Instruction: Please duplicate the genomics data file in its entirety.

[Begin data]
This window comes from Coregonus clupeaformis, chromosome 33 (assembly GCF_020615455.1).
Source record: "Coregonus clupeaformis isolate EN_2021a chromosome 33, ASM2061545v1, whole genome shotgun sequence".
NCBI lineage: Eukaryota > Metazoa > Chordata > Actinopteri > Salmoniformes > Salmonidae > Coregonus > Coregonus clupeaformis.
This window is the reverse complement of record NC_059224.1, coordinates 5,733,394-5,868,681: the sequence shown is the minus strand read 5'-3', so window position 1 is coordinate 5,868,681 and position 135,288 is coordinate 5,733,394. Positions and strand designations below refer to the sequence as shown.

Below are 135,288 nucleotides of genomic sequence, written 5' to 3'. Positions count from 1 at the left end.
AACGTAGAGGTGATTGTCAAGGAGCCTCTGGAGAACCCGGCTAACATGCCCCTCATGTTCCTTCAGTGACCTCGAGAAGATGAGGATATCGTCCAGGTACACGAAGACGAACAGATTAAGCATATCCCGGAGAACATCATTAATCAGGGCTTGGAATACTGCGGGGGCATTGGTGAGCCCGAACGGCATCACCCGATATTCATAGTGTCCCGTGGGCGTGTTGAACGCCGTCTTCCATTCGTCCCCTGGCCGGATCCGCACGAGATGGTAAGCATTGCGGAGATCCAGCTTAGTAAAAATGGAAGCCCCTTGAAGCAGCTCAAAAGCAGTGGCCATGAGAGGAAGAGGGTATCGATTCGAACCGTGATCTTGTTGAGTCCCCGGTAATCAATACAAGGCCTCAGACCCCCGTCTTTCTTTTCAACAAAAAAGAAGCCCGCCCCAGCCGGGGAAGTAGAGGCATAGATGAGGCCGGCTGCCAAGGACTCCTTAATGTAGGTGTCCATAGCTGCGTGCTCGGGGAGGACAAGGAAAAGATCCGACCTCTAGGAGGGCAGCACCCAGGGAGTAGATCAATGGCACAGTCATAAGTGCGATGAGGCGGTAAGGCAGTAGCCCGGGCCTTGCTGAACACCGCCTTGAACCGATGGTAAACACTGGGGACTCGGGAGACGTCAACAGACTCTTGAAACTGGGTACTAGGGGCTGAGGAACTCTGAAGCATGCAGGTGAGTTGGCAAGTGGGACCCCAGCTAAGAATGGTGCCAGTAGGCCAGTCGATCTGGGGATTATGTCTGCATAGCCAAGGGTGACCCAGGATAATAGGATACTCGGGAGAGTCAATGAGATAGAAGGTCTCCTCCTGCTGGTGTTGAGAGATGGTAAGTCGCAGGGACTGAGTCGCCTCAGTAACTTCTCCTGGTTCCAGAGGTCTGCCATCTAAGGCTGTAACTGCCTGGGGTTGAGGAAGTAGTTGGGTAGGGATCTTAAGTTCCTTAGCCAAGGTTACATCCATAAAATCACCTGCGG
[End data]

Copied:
This window comes from Coregonus clupeaformis, chromosome 33 (assembly GCF_020615455.1).
Source record: "Coregonus clupeaformis isolate EN_2021a chromosome 33, ASM2061545v1, whole genome shotgun sequence".
NCBI lineage: Eukaryota > Metazoa > Chordata > Actinopteri > Salmoniformes > Salmonidae > Coregonus > Coregonus clupeaformis.
This window is the reverse complement of record NC_059224.1, coordinates 5,733,394-5,868,681: the sequence shown is the minus strand read 5'-3', so window position 1 is coordinate 5,868,681 and position 135,288 is coordinate 5,733,394. Positions and strand designations below refer to the sequence as shown.

Below are 135,288 nucleotides of genomic sequence, written 5' to 3'. Positions count from 1 at the left end.
AACGTAGAGGTGATTGTCAAGGAGCCTCTGGAGAACCCGGCTAACATGCCCCTCATGTTCCTTCAGTGACCTCGAGAAGATGAGGATATCGTCCAGGTACACGAAGACGAACAGATTAAGCATATCCCGGAGAACATCATTAATCAGGGCTTGGAATACTGCGGGGGCATTGGTGAGCCCGAACGGCATCACCCGATATTCATAGTGTCCCGTGGGCGTGTTGAACGCCGTCTTCCATTCGTCCCCTGGCCGGATCCGCACGAGATGGTAAGCATTGCGGAGATCCAGCTTAGTAAAAATGGAAGCCCCTTGAAGCAGCTCAAAAGCAGTGGCCATGAGAGGAAGAGGGTATCGATTCGAACCGTGATCTTGTTGAGTCCCCGGTAATCAATACAAGGCCTCAGACCCCCGTCTTTCTTTTCAACAAAAAAGAAGCCCGCCCCAGCCGGGGAAGTAGAGGCATAGATGAGGCCGGCTGCCAAGGACTCCTTAATGTAGGTGTCCATAGCTGCGTGCTCGGGGAGGACAAGGAAAAGATCCGACCTCTAGGAGGGCAGCACCCAGGGAGTAGATCAATGGCACAGTCATAAGTGCGATGAGGCGGTAAGGCAGTAGCCCGGGCCTTGCTGAACACCGCCTTGAACCGATGGTAAACACTGGGGACTCGGGAGACGTCAACAGACTCTTGAAACTGGGTACTAGGGGCTGAGGAACTCTGAAGCATGCAGGTGAGTTGGCAAGTGGGACCCCAGCTAAGAATGGTGCCAGTAGGCCAGTCGATCTGGGGATTATGTCTGCATAGCCAAGGGTGACCCAGGATAATAGGATACTCGGGAGAGTCAATGAGATAGAAGGTCTCCTCCTGCTGGTGTTGAGAGATGGTAAGTCGCAGGGACTGAGTCGCCTCAGTAACTTCTCCTGGTTCCAGAGGTCTGCCATCTAAGGCTGTAACTGCCTGGGGTTGAGGAAGTAGTTGGGTAGGGATCTTAAGTTCCTTAGCCAAGGTTACATCCATAAAATCACCTGCGG